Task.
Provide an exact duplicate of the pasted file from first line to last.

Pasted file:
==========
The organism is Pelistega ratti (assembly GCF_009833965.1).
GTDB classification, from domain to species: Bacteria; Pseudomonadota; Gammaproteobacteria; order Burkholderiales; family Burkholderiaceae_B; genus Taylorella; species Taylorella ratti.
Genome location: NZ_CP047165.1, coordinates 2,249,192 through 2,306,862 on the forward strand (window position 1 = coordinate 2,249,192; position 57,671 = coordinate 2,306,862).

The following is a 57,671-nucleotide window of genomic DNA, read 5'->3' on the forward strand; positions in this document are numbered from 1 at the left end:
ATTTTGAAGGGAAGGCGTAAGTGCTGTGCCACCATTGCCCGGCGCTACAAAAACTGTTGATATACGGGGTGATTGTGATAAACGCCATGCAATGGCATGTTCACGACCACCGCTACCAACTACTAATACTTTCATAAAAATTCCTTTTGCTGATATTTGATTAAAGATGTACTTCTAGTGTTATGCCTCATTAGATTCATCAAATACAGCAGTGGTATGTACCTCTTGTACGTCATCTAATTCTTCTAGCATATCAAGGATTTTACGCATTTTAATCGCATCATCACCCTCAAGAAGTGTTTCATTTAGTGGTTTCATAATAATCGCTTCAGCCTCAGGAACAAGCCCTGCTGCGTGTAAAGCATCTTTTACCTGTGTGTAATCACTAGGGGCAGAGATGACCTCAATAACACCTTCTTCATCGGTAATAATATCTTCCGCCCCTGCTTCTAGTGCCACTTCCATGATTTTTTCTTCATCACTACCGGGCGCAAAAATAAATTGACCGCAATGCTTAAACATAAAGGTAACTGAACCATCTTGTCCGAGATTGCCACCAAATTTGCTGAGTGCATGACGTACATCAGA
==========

The organism is Pelistega ratti (assembly GCF_009833965.1).
GTDB classification, from domain to species: Bacteria; Pseudomonadota; Gammaproteobacteria; order Burkholderiales; family Burkholderiaceae_B; genus Taylorella; species Taylorella ratti.
Genome location: NZ_CP047165.1, coordinates 2,249,192 through 2,306,862 on the forward strand (window position 1 = coordinate 2,249,192; position 57,671 = coordinate 2,306,862).

The following is a 57,671-nucleotide window of genomic DNA, read 5'->3' on the forward strand; positions in this document are numbered from 1 at the left end:
ATTTTGAAGGGAAGGCGTAAGTGCTGTGCCACCATTGCCCGGCGCTACAAAAACTGTTGATATACGGGGTGATTGTGATAAACGCCATGCAATGGCATGTTCACGACCACCGCTACCAACTACTAATACTTTCATAAAAATTCCTTTTGCTGATATTTGATTAAAGATGTACTTCTAGTGTTATGCCTCATTAGATTCATCAAATACAGCAGTGGTATGTACCTCTTGTACGTCATCTAATTCTTCTAGCATATCAAGGATTTTACGCATTTTAATCGCATCATCACCCTCAAGAAGTGTTTCATTTAGTGGTTTCATAATAATCGCTTCAGCCTCAGGAACAAGCCCTGCTGCGTGTAAAGCATCTTTTACCTGTGTGTAATCACTAGGGGCAGAGATGACCTCAATAACACCTTCTTCATCGGTAATAATATCTTCCGCCCCTGCTTCTAGTGCCACTTCCATGATTTTTTCTTCATCACTACCGGGCGCAAAAATAAATTGACCGCAATGCTTAAACATAAAGGTAACTGAACCATCTTGTCCGAGATTGCCACCAAATTTGCTGAGTGCATGACGTACATCAGA